This is avoided by using the robotic buoys that are self-propelled and using GPS technology to zero in on a specific location and anchorlessly (that’s a real word, I promise) hold position until you instruct them to move. This removes the need for additional boats on the water to position the buoys for each race. 

The race also provides an opportunity to develop infrastructure in each host city, such as electric and hydrogen charging solutions for all boats, which host cities typically lack. And access to infrastructure increases the likelihood of eboat adoption, especially among recreational boat users – for example, in 2020, there were about 11.84 million registered vessels in the US.

The tech can also help emergency services and service and rescue services, as well as commuting vessels to transition to eboats, as they need access to reliable infrastructure. 

Verity explained that SailGP is working with vendors to explore the options of producing portable charge units. In a race environment, boats need to be recharged quickly without a lot of downtime off the water. They don’t have much downtime between the daily races and the test races. 

Tesla for power

Tesla Powerwalls have found a new life by combining forces with mobile off-grid solar to power the battery container where the F50 race boats charge. It means the solar kit is assembled and dismantled quickly, for transporting from event to event.  

But, it’s also about working with host cities. “So they’ve got this great, like sustainability and energy roadmap, how can we help? How can we add value? How can we accelerate what they’re doing?”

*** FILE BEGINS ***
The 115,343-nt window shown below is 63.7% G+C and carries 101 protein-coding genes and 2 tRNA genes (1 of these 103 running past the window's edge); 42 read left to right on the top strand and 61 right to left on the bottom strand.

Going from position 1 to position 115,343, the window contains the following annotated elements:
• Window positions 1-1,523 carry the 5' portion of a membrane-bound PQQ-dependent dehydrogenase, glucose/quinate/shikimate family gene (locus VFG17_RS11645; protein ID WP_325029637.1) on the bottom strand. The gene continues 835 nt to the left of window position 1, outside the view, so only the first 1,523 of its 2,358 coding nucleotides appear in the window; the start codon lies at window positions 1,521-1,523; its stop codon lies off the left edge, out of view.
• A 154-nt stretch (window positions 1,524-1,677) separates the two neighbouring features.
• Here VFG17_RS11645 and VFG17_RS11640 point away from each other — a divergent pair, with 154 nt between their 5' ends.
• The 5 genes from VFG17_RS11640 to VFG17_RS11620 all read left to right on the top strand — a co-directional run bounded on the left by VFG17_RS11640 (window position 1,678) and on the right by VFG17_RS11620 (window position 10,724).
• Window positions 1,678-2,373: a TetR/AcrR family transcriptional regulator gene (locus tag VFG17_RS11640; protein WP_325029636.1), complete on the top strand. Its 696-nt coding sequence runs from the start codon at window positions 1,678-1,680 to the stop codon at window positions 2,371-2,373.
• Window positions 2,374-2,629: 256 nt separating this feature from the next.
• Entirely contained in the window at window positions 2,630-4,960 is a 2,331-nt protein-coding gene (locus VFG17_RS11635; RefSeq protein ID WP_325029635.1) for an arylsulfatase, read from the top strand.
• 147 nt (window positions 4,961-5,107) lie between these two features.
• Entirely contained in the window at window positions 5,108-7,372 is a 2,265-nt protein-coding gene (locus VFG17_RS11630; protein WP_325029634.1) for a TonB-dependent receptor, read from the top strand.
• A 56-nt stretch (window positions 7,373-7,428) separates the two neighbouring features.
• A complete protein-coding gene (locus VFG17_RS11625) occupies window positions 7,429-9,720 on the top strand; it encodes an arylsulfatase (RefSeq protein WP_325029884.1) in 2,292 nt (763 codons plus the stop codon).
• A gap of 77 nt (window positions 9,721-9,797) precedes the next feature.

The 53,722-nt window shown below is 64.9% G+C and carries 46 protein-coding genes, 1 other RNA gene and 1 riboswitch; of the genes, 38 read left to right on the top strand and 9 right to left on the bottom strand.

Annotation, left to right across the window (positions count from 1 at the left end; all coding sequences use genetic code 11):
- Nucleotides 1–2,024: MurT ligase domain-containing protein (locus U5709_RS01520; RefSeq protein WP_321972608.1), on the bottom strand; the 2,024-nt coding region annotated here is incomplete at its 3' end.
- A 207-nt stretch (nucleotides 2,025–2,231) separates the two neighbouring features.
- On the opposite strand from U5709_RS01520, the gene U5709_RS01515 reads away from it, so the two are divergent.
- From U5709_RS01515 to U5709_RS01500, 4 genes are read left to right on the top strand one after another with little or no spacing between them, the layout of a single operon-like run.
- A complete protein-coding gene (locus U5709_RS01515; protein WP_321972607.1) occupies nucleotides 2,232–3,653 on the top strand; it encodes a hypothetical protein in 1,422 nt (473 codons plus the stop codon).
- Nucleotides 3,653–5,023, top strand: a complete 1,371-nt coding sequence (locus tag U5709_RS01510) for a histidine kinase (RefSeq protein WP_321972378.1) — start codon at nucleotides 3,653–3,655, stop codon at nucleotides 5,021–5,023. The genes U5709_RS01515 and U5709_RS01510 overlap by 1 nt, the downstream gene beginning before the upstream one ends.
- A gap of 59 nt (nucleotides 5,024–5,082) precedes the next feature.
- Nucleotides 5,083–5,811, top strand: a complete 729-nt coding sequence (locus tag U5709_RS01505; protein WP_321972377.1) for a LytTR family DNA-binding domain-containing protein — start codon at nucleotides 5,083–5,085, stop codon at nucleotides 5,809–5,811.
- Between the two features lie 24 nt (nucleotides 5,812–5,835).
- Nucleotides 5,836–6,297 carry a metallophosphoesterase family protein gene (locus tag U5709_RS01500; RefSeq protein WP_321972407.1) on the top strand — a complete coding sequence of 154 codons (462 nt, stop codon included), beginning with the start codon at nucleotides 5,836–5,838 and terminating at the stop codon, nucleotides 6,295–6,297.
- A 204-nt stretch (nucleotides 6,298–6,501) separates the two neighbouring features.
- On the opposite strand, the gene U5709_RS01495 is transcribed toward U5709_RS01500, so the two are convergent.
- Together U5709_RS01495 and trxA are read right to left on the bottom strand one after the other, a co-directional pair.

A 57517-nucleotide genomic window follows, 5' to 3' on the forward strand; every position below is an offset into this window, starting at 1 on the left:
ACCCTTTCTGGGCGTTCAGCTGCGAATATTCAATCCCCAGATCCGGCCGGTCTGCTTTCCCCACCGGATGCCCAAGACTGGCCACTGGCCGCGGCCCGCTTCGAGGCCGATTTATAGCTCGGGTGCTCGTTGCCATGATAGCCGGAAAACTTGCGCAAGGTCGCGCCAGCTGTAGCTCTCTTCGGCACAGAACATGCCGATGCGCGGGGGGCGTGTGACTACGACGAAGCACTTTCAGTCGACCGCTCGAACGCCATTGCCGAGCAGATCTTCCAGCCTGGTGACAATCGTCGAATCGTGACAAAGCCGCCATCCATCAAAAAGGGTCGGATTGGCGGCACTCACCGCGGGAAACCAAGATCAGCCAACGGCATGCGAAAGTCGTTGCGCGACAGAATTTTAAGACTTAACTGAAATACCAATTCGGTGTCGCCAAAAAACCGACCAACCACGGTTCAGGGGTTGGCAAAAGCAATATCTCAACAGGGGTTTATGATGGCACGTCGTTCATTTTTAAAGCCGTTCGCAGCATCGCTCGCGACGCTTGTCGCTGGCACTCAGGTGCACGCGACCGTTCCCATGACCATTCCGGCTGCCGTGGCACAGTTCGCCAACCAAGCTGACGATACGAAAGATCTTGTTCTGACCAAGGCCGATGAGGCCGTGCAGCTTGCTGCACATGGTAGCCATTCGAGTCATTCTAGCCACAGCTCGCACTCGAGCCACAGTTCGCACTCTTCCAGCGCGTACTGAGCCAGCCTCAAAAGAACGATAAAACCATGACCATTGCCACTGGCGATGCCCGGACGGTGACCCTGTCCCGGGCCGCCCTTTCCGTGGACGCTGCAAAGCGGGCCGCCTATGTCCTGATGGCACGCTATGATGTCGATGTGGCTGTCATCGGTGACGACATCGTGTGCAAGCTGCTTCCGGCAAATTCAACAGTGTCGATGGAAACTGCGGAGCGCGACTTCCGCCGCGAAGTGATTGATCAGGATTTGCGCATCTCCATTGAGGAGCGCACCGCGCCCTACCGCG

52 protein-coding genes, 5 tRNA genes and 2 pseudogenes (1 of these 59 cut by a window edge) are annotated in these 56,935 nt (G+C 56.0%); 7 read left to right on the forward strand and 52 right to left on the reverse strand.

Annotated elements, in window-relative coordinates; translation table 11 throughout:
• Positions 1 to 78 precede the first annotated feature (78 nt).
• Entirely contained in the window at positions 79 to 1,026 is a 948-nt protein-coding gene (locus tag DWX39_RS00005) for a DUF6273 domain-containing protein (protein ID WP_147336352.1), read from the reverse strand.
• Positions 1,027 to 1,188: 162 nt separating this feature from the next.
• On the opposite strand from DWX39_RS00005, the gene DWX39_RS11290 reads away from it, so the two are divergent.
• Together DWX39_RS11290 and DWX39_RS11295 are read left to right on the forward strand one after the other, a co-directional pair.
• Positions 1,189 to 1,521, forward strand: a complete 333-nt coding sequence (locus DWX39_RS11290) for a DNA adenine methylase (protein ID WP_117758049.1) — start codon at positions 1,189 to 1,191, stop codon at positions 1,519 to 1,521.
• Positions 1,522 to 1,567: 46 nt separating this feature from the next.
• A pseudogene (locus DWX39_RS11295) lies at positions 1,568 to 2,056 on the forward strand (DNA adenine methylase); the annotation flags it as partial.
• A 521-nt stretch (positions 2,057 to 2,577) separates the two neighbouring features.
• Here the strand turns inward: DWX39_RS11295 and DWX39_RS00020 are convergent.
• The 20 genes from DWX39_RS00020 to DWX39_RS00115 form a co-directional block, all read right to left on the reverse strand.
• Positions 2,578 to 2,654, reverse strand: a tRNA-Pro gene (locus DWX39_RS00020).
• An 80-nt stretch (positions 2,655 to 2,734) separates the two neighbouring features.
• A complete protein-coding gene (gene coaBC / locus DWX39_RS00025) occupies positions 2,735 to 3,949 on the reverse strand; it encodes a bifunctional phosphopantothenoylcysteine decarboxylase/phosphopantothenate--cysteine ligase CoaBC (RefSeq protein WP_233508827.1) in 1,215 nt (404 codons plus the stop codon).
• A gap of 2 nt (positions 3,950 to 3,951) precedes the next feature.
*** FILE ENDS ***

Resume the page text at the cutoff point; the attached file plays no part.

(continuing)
In Bermuda, for example, SailGP works with the Bermuda Department of Energy and Rocky Mountain Institute to engage the community around the subject of clean energy, and why generating renewables is important for island nations. This includes infrastructural development like installing permanent solar power infrastructure on buildings, with plans to further develop marine recharging infrastructure. 

Candelas and the chase boat problem

Another challenge is the need for speed boats (called chase boats) with specialist divers on board in case of an accident needing to be close to the sailing competitors during the race. These boats are traditionally petrol-engined for reasons of speed. 

SailGP Candelas
Candelas enable people to get up close and personal to race boats. Credit: Candela

One thing that might change this is the development of the Candela C-7, the world’s first electric hydrofoil chase boat. The first electric boat can outperform fossil fuel power boats, according to the company. The French team used the boats this year to carry VIPs and media. 

The Candela C-7 has a range of 50 nautical miles per charge traveling at 22 knots, and  can run for about two hours without needing charging – long enough for the day’s races. The achieved range is about three times longer than the best electric boats currently on the market, except for the Candela C-8.